Sunday, April 23, 2017

Finished My Afghan

For my last Knit Natters demo, I came up with a tuck lace afghan on my bulky machine.  I saw an idea in a magazine, then swatched, fiddled, and came up with my version.

With my swatches, I played around with fringe, tassels, and edgings, and I decided that a simple hem made the most professional finish for the latched panels.  The stitch has 3 needles in work and one out, and I used the same needle arrangement for the hems.  The mattress-stitched hems ensure every panel meets perfectly at the ends and lies nicely.

When I went to knit club, all I had done were the panels.  The panels still needed to be latched together, the sides had to be latched to make a pretty edge, and the hems, top and bottom, needed mattress stitched.  

For grown-ups, I like a big afghan.  This is about 5 feet by 6 six feet. I used two cones of dark and two cones of light, but I still have about 10 ounces of each color (4 cones of 5 ounces each).   

To my surprise, that all went very fast, and I enjoyed the finishing process.  I had used two strands of Tamm Star in a wine color and a soft rose color.  I thought perhaps having those two strands separate as I unraveled and latched might make the process tedious, but once I found an old latch hook for making rugs (it's big, and I needed the space to hold all the loops) it was terrific.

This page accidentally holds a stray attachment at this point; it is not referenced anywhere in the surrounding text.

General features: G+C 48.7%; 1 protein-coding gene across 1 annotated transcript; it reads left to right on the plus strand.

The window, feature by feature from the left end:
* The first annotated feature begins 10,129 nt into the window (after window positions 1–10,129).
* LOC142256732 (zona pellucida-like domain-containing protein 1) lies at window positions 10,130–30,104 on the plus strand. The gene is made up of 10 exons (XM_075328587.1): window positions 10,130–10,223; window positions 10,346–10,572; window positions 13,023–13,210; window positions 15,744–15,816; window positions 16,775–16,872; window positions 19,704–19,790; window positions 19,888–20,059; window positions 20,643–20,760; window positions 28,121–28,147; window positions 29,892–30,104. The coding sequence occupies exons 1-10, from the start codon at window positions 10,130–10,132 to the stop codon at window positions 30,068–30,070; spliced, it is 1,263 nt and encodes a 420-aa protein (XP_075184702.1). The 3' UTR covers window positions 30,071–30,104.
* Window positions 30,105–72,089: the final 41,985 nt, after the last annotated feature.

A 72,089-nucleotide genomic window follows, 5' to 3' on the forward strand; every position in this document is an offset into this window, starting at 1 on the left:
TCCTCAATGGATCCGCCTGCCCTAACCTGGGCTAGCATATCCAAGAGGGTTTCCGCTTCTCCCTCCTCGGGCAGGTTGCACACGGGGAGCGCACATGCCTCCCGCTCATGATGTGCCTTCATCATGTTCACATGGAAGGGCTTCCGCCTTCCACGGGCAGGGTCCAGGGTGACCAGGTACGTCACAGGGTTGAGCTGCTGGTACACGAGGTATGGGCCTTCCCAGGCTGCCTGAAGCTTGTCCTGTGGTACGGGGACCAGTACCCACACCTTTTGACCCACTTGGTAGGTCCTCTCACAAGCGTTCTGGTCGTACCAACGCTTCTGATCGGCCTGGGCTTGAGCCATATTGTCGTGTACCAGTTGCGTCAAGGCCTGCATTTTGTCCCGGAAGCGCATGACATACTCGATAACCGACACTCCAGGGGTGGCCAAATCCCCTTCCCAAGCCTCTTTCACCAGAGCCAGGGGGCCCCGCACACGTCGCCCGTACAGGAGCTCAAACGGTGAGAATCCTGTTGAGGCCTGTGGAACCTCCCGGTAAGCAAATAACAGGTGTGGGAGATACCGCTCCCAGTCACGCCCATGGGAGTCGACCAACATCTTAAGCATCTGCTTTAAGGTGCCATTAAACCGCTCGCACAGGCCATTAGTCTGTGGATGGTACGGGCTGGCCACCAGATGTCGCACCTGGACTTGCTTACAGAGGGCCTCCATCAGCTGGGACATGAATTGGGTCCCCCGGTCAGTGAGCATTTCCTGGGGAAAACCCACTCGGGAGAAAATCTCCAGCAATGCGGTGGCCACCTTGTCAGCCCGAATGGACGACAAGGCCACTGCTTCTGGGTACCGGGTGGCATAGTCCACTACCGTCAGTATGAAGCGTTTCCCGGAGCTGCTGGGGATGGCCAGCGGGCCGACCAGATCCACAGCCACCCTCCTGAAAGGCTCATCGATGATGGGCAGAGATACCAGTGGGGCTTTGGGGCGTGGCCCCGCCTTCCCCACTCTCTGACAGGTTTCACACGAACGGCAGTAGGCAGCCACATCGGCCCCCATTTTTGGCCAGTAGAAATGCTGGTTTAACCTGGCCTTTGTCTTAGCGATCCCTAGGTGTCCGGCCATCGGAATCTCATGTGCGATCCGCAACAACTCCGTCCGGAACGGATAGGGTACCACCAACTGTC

Using a tried-and-true cone yarn, stranded like this, is my new favorite afghan yarn supply.  This blanket had two cones of the same yarn for each panel, but for some afghans I made a while back, I actually used three thinner yarns to make a "tweed," a mixture of different colors. You don't need so very much of each color, and the finished result is quite interesting.

The color is truer in the close-up; that is, the wine is a little darker, but the rose is about right on my monitor.

Sunday, April 2, 2017

Upcoming Seminar

I'm teaching at Knit Knack Shop's Spring Fling next weekend!

Have you been to Spring Fling?  Put on by Charlene Shafer's Knit Knack Shop, this is one of the relatively few larger seminars.  It's held at a fairgrounds in Peru, Indiana, has multiple teachers, incredible shopping (Knit Knack has just about anything you need for your machine knitting), and incredible fellowship with over a hundred knitters.

You can pick and choose from a great lineup of classes for Friday and then more for Saturday.  The teachers this year are Sandee Cherry, Susan Guagliumi, Carol Scott, Carol Wurst, and me.

I'm certainly looking forward to this.  My friend Barbara Deike is going with me to help out, and we always have a great time, visiting with fellow knitters and shopping a bit, ourselves!

Click here for more information.

New! Video for April - Chunky Woven Cable

Here's my April video:

This is one you can do on any main bed - no ribber required.